flat surface; rather than deal with all the complexities of real coins
or surfaces, we think about what would be true of an IDEAL coin (heads
and tails are equally likely, and there's no other option like
standing on edge) or plane (you can draw one line through any two
points, etc.).  Then we reason based on those assumptions, so that all
our conclusions will be definitely true IF those assumptions are true.

The second answer is that we don't know anything PERFECTLY; we
APPROXIMATE.

Any real coin is likely to be a little biased in one direction or the
other; and there will not be exactly as many boys born as girls.  But
experience tells us that it is reasonable to assume, for many
purposes, that an ordinary coin is likely to be very close to fair,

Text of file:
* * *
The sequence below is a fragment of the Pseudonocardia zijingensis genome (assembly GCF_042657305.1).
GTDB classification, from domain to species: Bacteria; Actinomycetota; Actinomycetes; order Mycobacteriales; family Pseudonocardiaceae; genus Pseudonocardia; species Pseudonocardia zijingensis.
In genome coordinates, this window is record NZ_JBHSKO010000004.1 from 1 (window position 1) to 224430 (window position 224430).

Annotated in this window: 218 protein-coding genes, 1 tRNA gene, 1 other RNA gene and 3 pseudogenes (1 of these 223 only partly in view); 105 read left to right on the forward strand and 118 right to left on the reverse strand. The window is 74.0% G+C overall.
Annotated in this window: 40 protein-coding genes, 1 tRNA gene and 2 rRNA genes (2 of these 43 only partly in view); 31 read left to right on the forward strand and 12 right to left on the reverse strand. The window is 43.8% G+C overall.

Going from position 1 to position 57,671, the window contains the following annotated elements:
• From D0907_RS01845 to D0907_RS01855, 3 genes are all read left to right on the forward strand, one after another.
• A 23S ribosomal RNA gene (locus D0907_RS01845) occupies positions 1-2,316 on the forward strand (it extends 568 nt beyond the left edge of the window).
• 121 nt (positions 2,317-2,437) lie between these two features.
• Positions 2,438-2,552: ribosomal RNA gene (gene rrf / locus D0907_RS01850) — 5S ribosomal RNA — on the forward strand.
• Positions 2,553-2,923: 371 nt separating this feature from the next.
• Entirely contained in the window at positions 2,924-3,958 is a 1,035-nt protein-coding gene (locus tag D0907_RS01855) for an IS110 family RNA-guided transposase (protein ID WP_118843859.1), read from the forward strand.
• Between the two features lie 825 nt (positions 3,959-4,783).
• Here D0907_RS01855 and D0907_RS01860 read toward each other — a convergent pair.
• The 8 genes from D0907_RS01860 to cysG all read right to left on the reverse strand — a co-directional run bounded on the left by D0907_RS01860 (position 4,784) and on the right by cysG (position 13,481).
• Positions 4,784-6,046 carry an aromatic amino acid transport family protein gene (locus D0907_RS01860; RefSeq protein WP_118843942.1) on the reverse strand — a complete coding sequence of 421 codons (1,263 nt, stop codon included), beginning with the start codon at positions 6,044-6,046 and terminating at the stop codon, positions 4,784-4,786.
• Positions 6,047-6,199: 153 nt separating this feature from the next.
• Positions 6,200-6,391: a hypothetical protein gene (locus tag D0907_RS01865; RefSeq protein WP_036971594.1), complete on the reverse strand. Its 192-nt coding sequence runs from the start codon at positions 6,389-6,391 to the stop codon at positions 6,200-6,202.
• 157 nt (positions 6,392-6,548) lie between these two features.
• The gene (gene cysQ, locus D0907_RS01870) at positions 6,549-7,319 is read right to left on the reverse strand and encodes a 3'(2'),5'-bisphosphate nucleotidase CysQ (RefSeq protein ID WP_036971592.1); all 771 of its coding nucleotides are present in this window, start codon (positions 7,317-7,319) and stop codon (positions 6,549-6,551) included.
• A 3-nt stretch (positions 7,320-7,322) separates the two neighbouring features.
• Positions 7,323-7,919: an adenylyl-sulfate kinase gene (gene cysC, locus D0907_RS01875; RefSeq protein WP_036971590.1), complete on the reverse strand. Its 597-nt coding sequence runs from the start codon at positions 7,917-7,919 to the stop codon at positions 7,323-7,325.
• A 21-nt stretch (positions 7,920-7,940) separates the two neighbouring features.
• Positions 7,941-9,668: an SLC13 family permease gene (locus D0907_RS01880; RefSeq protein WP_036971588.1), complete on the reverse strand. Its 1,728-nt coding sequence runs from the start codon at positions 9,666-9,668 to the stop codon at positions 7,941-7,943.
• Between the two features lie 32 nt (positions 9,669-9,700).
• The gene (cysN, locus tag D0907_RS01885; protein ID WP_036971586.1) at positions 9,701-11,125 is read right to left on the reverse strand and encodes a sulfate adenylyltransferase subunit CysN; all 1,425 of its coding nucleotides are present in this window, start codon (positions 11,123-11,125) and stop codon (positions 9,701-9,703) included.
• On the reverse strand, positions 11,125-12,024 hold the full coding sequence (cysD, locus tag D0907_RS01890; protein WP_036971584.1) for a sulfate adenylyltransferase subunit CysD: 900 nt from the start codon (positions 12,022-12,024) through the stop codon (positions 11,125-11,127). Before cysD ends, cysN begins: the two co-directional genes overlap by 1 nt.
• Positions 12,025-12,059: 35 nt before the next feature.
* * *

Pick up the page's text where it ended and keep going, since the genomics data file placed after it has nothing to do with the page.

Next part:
and that one is about as likely to have a boy as a girl.  So we make
those "simplifying assumptions" when we don't need extreme precision
in our answers.  Sometimes we do want to be really sure of our answers
(in the real world--maybe because real money depends on it); then we
don't just go by general EXPERIENCE, but by careful EXPERIMENT.  We
toss a thousand coins thousands of times each under controlled
conditions and determine just how close to fair the average coin is,
and how far from fair any given coin is likely to be.  This field of
study is called statistics, and it can provide the basis for exact
calculations of real probabilities--as far as we know, and as long as
the population of coins or children we are working with matches the
one we studied.  Again, we can never be exactly sure ...